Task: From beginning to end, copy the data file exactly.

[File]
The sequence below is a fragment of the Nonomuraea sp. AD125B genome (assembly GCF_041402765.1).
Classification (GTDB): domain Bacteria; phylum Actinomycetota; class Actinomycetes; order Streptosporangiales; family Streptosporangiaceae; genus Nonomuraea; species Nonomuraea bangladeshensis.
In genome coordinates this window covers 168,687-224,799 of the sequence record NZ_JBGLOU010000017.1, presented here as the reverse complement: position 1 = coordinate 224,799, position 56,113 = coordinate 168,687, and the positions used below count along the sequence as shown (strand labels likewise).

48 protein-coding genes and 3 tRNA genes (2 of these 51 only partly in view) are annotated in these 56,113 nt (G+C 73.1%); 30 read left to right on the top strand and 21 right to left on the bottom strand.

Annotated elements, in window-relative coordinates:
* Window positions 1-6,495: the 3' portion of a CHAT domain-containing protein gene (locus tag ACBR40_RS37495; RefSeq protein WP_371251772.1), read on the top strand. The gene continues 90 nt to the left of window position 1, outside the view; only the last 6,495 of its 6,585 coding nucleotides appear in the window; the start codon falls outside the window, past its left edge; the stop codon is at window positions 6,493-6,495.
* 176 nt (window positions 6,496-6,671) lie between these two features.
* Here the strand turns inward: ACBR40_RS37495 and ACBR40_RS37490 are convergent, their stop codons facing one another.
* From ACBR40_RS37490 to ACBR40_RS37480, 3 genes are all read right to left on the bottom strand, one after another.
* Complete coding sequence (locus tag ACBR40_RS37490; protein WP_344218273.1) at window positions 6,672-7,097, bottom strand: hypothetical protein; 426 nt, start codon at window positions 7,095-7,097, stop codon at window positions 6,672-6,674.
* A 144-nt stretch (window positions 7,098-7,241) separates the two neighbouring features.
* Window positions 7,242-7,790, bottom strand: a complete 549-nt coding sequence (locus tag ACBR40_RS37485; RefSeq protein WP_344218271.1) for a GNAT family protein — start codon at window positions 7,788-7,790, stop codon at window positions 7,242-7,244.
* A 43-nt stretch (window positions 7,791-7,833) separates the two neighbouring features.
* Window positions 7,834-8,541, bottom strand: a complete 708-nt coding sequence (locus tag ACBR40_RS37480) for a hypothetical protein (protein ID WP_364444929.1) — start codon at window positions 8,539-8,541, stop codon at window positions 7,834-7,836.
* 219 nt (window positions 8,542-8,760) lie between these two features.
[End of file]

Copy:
The sequence below is a fragment of the Nonomuraea sp. AD125B genome (assembly GCF_041402765.1).
Classification (GTDB): domain Bacteria; phylum Actinomycetota; class Actinomycetes; order Streptosporangiales; family Streptosporangiaceae; genus Nonomuraea; species Nonomuraea bangladeshensis.
In genome coordinates this window covers 168,687-224,799 of the sequence record NZ_JBGLOU010000017.1, presented here as the reverse complement: position 1 = coordinate 224,799, position 56,113 = coordinate 168,687, and the positions used below count along the sequence as shown (strand labels likewise).

48 protein-coding genes and 3 tRNA genes (2 of these 51 only partly in view) are annotated in these 56,113 nt (G+C 73.1%); 30 read left to right on the top strand and 21 right to left on the bottom strand.

Annotated elements, in window-relative coordinates:
* Window positions 1-6,495: the 3' portion of a CHAT domain-containing protein gene (locus tag ACBR40_RS37495; RefSeq protein WP_371251772.1), read on the top strand. The gene continues 90 nt to the left of window position 1, outside the view; only the last 6,495 of its 6,585 coding nucleotides appear in the window; the start codon falls outside the window, past its left edge; the stop codon is at window positions 6,493-6,495.
* 176 nt (window positions 6,496-6,671) lie between these two features.
* Here the strand turns inward: ACBR40_RS37495 and ACBR40_RS37490 are convergent, their stop codons facing one another.
* From ACBR40_RS37490 to ACBR40_RS37480, 3 genes are all read right to left on the bottom strand, one after another.
* Complete coding sequence (locus tag ACBR40_RS37490; protein WP_344218273.1) at window positions 6,672-7,097, bottom strand: hypothetical protein; 426 nt, start codon at window positions 7,095-7,097, stop codon at window positions 6,672-6,674.
* A 144-nt stretch (window positions 7,098-7,241) separates the two neighbouring features.
* Window positions 7,242-7,790, bottom strand: a complete 549-nt coding sequence (locus tag ACBR40_RS37485; RefSeq protein WP_344218271.1) for a GNAT family protein — start codon at window positions 7,788-7,790, stop codon at window positions 7,242-7,244.
* A 43-nt stretch (window positions 7,791-7,833) separates the two neighbouring features.
* Window positions 7,834-8,541, bottom strand: a complete 708-nt coding sequence (locus tag ACBR40_RS37480) for a hypothetical protein (protein ID WP_364444929.1) — start codon at window positions 8,539-8,541, stop codon at window positions 7,834-7,836.
* 219 nt (window positions 8,542-8,760) lie between these two features.